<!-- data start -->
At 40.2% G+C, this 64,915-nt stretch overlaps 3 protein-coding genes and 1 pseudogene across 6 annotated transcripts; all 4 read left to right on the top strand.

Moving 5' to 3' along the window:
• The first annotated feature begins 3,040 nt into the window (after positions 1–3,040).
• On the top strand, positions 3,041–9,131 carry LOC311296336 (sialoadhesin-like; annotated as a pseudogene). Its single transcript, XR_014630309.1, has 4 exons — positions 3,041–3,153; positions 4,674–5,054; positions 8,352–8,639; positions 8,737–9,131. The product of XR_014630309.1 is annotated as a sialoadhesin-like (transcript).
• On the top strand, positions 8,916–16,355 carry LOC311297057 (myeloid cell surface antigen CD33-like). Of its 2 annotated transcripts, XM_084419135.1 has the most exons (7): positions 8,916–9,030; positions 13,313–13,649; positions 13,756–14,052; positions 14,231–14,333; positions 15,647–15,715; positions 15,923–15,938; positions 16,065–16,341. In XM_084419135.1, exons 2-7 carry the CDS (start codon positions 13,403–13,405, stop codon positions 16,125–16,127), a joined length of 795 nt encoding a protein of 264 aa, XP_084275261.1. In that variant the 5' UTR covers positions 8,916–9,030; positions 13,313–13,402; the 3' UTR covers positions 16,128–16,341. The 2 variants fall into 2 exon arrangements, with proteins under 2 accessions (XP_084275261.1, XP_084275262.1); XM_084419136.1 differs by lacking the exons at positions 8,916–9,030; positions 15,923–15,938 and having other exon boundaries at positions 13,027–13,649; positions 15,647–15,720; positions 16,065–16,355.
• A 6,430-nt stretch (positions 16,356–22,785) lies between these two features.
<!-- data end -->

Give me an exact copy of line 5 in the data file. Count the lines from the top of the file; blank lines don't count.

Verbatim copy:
• On the top strand, positions 8,916–16,355 carry LOC311297057 (myeloid cell surface antigen CD33-like). Of its 2 annotated transcripts, XM_084419135.1 has the most exons (7): positions 8,916–9,030; positions 13,313–13,649; positions 13,756–14,052; positions 14,231–14,333; positions 15,647–15,715; positions 15,923–15,938; positions 16,065–16,341. In XM_084419135.1, exons 2-7 carry the CDS (start codon positions 13,403–13,405, stop codon positions 16,125–16,127), a joined length of 795 nt encoding a protein of 264 aa, XP_084275261.1. In that variant the 5' UTR covers positions 8,916–9,030; positions 13,313–13,402; the 3' UTR covers positions 16,128–16,341. The 2 variants fall into 2 exon arrangements, with proteins under 2 accessions (XP_084275261.1, XP_084275262.1); XM_084419136.1 differs by lacking the exons at positions 8,916–9,030; positions 15,923–15,938 and having other exon boundaries at positions 13,027–13,649; positions 15,647–15,720; positions 16,065–16,355.